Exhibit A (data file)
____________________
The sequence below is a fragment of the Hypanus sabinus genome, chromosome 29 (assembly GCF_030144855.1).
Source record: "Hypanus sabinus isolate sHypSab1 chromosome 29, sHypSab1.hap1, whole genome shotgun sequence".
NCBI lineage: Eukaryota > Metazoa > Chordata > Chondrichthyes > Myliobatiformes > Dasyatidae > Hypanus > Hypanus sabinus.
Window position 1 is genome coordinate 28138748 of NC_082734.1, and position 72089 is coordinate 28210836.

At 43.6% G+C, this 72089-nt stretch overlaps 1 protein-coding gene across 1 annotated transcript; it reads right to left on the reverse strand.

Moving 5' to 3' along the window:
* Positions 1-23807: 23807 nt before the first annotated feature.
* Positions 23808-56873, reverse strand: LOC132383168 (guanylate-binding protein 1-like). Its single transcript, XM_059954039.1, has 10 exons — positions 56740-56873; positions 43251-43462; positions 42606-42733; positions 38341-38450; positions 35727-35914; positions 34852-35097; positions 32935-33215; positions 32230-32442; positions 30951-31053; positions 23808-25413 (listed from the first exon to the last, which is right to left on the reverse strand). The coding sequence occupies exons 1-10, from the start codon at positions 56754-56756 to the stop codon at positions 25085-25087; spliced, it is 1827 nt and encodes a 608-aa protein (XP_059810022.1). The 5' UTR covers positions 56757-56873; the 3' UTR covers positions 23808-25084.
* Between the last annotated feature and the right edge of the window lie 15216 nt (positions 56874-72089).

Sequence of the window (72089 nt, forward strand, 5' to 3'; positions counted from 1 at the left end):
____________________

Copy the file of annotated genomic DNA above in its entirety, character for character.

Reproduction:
The sequence below is a fragment of the Hypanus sabinus genome, chromosome 29 (assembly GCF_030144855.1).
Source record: "Hypanus sabinus isolate sHypSab1 chromosome 29, sHypSab1.hap1, whole genome shotgun sequence".
NCBI lineage: Eukaryota > Metazoa > Chordata > Chondrichthyes > Myliobatiformes > Dasyatidae > Hypanus > Hypanus sabinus.
Window position 1 is genome coordinate 28138748 of NC_082734.1, and position 72089 is coordinate 28210836.

At 43.6% G+C, this 72089-nt stretch overlaps 1 protein-coding gene across 1 annotated transcript; it reads right to left on the reverse strand.

Moving 5' to 3' along the window:
* Positions 1-23807: 23807 nt before the first annotated feature.
* Positions 23808-56873, reverse strand: LOC132383168 (guanylate-binding protein 1-like). Its single transcript, XM_059954039.1, has 10 exons — positions 56740-56873; positions 43251-43462; positions 42606-42733; positions 38341-38450; positions 35727-35914; positions 34852-35097; positions 32935-33215; positions 32230-32442; positions 30951-31053; positions 23808-25413 (listed from the first exon to the last, which is right to left on the reverse strand). The coding sequence occupies exons 1-10, from the start codon at positions 56754-56756 to the stop codon at positions 25085-25087; spliced, it is 1827 nt and encodes a 608-aa protein (XP_059810022.1). The 5' UTR covers positions 56757-56873; the 3' UTR covers positions 23808-25084.
* Between the last annotated feature and the right edge of the window lie 15216 nt (positions 56874-72089).

Sequence of the window (72089 nt, forward strand, 5' to 3'; positions counted from 1 at the left end):